Sunday, 27 October 2013

School Round Up Part Two

I was delighted be invited to Manor Fields Primary School in Bishops' Stortford last week. The  visit got off to a great start when I saw these gorgeous posters up everywhere. These definitely win top prize in the Most Impressive School Publicity category!
It was a hugely rewarding and enjoyable day.
Posters designed by school parent Andrea Thorpe,
who you won't be surprised to learn has 
her own design company.

First there was a lively assembly with the whole school (it always makes my day when one of the youngest children picks the grey curly wig out of Emily's investigation kit bag, and agrees to wear it to demonstrate its disguise potential!) 
This was followed by a whole-day adventure story writing workshop with Y5. It was a whirlwind  crash course on everything you need to know to be an author - and the students all did a brilliant job of keeping the ideas coming; everything from secret identities to pizza kings to spooky halloween mysteries. The "hook-your-reader-in-and-don't-let-them-go" opening lines that were shared at the end of the day were great.  I'm really looking forward to reading the first chapters and seeing the cover designs when the students send them in for the competition.
We also squeezed in time to talk about everything to do with salamanders, sleuths and supercars with Y3 and Y4 and a short "paparazzi break' while the very nice photographer from the Herts and Essex Observer took some pictures of us doing our grinniest grins. The pictures can be seen along with a  report on the on-line version of the paper here.
The day ended with one of the biggest queues for book signings that I have ever seen. If I develop writer's cramp I'll know who to blame!!
Some of the children gave me pictures they had drawn, including this lovely version of the cover of The Mystery of the Cursed Ruby by Anisa.

Thank you to everyone from Manor Fields for making me so wlecome. Everyone from head to governors to teachers and teaching assistants to dinner ladies to children was friendly, enthusiastic and positive.  And a special thank you to Aimee Schilder in Year 5 who read the Adventure Island books in the summer and came up with the idea of the author visit day in the first place.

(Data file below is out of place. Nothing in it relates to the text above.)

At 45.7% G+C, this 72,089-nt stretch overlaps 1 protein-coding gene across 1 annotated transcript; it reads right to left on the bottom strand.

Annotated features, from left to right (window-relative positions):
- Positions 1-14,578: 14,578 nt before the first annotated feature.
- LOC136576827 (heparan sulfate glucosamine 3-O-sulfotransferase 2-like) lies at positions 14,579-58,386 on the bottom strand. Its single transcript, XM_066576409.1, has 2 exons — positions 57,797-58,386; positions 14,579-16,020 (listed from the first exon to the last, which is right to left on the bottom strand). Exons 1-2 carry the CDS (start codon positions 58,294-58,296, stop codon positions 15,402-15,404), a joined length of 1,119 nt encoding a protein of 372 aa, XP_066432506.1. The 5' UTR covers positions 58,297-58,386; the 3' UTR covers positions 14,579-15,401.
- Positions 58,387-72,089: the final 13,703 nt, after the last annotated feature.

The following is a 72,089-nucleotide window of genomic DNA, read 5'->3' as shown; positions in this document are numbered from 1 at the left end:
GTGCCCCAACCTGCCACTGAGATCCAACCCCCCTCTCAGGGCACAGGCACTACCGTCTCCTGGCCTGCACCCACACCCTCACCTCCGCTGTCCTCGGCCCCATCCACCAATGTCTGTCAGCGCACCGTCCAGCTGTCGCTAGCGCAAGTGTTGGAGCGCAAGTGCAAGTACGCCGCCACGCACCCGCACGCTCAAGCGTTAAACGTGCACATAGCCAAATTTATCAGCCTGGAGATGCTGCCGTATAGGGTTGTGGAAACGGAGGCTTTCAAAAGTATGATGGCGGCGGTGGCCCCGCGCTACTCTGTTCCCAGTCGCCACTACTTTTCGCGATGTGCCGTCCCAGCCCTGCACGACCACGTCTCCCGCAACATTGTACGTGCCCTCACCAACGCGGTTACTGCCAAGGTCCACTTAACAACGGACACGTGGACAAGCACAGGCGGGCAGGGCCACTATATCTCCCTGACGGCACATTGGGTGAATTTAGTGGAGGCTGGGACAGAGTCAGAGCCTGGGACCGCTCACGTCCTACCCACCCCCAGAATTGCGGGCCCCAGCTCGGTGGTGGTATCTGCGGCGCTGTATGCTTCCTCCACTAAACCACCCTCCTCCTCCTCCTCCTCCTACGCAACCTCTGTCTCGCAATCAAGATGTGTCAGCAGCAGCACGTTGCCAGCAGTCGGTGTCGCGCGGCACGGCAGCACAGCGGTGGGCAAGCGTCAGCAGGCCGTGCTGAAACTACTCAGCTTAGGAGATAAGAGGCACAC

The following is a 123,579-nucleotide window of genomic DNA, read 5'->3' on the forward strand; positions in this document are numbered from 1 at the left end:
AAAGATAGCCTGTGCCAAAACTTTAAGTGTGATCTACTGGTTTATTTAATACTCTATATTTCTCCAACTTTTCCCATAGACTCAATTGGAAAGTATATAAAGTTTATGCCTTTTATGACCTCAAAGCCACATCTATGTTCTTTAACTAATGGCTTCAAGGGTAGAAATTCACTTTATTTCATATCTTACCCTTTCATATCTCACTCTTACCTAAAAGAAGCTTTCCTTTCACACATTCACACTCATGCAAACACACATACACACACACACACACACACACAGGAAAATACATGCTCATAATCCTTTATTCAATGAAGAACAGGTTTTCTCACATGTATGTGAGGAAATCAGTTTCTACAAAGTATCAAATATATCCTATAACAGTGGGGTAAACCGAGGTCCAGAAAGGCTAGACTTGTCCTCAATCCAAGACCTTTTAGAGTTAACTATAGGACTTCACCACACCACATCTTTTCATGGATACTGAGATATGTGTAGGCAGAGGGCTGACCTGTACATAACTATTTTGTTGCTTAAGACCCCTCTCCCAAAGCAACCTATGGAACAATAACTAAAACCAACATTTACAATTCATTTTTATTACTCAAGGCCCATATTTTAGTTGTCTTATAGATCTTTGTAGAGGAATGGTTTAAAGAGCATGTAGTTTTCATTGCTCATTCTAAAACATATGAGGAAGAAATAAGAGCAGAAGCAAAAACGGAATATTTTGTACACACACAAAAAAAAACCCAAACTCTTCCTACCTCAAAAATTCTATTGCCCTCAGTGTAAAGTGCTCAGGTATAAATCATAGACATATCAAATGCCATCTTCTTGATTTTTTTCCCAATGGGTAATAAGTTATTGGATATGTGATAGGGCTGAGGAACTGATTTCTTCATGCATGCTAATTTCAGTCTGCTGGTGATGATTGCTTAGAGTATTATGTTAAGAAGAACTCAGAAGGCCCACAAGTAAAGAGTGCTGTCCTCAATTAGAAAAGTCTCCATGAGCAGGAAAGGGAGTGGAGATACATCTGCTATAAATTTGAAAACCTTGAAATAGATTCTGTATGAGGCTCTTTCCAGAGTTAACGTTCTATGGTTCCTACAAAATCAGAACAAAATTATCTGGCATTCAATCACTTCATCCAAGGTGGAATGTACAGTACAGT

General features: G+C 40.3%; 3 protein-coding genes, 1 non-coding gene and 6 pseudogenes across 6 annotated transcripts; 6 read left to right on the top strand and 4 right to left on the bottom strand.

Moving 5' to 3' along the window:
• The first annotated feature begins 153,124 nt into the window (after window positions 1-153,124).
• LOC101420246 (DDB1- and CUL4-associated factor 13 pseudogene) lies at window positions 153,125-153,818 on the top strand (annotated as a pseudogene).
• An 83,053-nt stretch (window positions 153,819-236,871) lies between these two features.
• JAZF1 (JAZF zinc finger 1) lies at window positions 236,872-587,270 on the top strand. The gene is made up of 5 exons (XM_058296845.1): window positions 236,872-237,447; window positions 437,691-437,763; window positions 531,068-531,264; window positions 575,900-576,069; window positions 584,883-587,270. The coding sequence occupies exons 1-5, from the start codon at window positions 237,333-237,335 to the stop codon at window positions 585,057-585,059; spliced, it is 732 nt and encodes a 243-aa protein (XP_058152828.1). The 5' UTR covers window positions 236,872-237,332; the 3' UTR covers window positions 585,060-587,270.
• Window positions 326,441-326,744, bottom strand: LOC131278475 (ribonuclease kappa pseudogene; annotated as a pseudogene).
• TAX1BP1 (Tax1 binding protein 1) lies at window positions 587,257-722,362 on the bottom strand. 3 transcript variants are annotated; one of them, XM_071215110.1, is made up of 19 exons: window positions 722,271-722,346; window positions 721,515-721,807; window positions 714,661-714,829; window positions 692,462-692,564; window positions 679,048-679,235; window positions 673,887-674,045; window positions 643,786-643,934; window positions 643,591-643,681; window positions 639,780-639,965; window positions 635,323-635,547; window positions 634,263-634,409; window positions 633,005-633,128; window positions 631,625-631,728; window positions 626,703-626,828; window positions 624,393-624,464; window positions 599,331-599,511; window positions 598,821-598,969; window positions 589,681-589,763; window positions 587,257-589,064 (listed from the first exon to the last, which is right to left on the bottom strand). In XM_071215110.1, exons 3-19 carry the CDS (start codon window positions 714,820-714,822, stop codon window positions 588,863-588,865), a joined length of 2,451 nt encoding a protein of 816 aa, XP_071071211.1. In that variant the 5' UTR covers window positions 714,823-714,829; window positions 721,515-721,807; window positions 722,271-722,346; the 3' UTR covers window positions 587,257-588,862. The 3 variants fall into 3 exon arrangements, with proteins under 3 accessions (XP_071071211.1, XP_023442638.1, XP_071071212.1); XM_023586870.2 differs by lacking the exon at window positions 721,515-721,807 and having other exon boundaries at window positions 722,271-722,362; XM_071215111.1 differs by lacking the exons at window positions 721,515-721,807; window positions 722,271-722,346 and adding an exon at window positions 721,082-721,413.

I hope you all had a great time at the Junior Disco that evening. If I'd had my dancing shoes with me I'd have been very tempted to stay . . .


Love the article! It was a really brilliant day and I and my fellow pupils had an absolute blast. I have written the opening chapter of my Adventure Island story and hope that my teachers will be sending it to you soon. I agree that the queue for the book-signing was ridiculously long, but we will all treasure our personally signed copies! Thank you again for coming. We all learnt so much about creative writing. Lots of love Aimee Schilder, Year 5 Pupil, Manor Fields Primary X

Friday, 25 October 2013

School Visit Round Up Part One

I've been off on lots of school visits lately and am very late with posting reports from all of them but will do my best to catch up.
Wishing you all a very happy half term holiday!
First . . . Denfield Park Primary School.
For a while it seemed I might never make it to Denfield Park Primary School. I pointed my car towards Northamptonshire and set off on a sunny September morning only to find myself caught up in the endless roundabout loop of Milton Keynes - like a meteorite sucked into orbit around a distant planet.

Having escaped at last, I then became ensnared in a traffic jam of Truly Colossal Proportions. The good people of Kimbolton were, it seemed, putting up a funfair in the High Street.* Even as I muttered and fumed at being held up I couldn’t help being impressed by a town that closes all its through routes at rush hour to make way for a big wheel, dodgems and candy floss stands.  It may be no coincidence that Kimbolton is also home to one of the biggest firework companies in the universe. This is a town that likes to party!